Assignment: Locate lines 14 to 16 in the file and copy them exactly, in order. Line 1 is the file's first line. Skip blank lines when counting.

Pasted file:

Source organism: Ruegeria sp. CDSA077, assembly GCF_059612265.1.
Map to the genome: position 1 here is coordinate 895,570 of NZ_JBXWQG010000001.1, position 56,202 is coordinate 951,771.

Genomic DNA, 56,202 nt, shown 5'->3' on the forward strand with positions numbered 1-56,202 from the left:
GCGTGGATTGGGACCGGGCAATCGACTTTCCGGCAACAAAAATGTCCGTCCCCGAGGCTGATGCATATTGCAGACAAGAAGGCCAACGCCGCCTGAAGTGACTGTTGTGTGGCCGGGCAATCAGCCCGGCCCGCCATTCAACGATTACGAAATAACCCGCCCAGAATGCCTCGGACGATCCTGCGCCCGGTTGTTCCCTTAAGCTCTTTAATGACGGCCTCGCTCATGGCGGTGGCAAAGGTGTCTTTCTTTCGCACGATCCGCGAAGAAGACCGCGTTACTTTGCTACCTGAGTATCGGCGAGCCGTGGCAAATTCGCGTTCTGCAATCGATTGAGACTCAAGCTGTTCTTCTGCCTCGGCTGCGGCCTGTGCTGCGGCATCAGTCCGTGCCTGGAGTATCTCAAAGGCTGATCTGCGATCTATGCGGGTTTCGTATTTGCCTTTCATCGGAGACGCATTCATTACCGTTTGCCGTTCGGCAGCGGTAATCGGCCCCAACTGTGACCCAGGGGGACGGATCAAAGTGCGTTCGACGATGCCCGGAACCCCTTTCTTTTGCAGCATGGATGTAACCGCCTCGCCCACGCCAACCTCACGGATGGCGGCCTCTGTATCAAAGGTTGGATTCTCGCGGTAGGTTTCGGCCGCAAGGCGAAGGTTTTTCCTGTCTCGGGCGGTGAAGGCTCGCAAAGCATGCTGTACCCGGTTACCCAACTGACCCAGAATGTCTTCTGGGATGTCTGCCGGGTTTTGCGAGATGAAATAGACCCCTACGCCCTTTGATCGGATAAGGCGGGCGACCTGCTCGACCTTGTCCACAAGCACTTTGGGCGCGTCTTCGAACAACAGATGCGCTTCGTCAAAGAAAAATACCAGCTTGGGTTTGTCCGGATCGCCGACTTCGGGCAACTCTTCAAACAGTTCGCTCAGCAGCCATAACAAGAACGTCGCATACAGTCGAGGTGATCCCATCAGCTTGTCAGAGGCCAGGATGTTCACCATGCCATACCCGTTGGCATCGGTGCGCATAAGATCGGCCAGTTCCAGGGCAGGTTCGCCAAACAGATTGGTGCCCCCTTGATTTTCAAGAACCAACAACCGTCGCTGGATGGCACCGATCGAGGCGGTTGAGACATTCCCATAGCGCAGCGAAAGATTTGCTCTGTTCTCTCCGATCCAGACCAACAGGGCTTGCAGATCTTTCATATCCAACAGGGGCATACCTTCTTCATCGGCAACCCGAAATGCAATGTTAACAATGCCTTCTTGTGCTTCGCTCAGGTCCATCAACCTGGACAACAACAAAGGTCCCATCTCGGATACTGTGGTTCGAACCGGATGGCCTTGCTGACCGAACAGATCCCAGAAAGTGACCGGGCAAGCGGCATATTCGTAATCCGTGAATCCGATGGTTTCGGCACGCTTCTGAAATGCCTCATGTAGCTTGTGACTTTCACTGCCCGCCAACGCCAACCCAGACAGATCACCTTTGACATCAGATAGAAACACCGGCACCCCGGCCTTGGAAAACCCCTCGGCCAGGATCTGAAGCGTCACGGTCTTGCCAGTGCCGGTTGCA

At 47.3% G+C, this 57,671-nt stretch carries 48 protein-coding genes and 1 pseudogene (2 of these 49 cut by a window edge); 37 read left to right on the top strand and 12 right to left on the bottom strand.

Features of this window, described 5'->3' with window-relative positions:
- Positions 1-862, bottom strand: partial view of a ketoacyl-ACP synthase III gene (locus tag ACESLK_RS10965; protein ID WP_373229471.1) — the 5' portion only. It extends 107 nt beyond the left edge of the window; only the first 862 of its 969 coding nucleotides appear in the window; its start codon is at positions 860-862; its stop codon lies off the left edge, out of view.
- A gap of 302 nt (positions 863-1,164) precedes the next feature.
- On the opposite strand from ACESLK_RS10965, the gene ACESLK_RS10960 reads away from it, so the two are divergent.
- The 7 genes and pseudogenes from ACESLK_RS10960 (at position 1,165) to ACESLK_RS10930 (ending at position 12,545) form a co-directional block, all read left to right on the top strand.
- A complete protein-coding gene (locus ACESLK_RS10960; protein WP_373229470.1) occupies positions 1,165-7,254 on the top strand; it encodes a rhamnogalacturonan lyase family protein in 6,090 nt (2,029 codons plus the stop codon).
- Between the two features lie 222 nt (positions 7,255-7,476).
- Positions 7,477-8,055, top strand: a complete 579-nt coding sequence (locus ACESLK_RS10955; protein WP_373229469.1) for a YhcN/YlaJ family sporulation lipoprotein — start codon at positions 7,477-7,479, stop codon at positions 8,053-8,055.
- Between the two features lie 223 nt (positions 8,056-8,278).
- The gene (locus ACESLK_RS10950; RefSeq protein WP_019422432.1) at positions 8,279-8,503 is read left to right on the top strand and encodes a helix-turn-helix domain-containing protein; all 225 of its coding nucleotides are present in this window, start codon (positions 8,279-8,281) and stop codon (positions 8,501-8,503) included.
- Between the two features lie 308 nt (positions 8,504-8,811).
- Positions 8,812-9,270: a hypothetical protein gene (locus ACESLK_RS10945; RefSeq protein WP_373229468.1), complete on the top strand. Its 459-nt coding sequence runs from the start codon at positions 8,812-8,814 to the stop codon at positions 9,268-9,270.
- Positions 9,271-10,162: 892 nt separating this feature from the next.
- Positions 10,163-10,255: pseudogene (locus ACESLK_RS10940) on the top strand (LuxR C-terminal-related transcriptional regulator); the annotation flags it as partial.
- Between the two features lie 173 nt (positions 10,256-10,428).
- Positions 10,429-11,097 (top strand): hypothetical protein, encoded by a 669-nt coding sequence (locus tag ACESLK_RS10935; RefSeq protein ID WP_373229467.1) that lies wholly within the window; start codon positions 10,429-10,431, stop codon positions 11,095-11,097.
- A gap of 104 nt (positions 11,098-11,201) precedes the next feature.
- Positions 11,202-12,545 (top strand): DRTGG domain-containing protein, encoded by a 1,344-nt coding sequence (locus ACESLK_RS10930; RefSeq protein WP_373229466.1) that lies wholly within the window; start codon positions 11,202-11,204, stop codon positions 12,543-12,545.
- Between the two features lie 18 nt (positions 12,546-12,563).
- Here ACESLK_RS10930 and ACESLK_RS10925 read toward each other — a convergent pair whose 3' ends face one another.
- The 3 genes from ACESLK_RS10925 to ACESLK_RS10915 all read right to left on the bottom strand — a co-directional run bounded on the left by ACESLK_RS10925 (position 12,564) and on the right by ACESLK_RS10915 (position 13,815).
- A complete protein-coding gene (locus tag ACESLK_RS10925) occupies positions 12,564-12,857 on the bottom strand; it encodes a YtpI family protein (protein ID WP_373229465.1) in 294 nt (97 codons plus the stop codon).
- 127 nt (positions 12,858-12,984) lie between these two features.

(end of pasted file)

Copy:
- Between the two features lie 223 nt (positions 8,056-8,278).
- The gene (locus ACESLK_RS10950; RefSeq protein WP_019422432.1) at positions 8,279-8,503 is read left to right on the top strand and encodes a helix-turn-helix domain-containing protein; all 225 of its coding nucleotides are present in this window, start codon (positions 8,279-8,281) and stop codon (positions 8,501-8,503) included.
- Between the two features lie 308 nt (positions 8,504-8,811).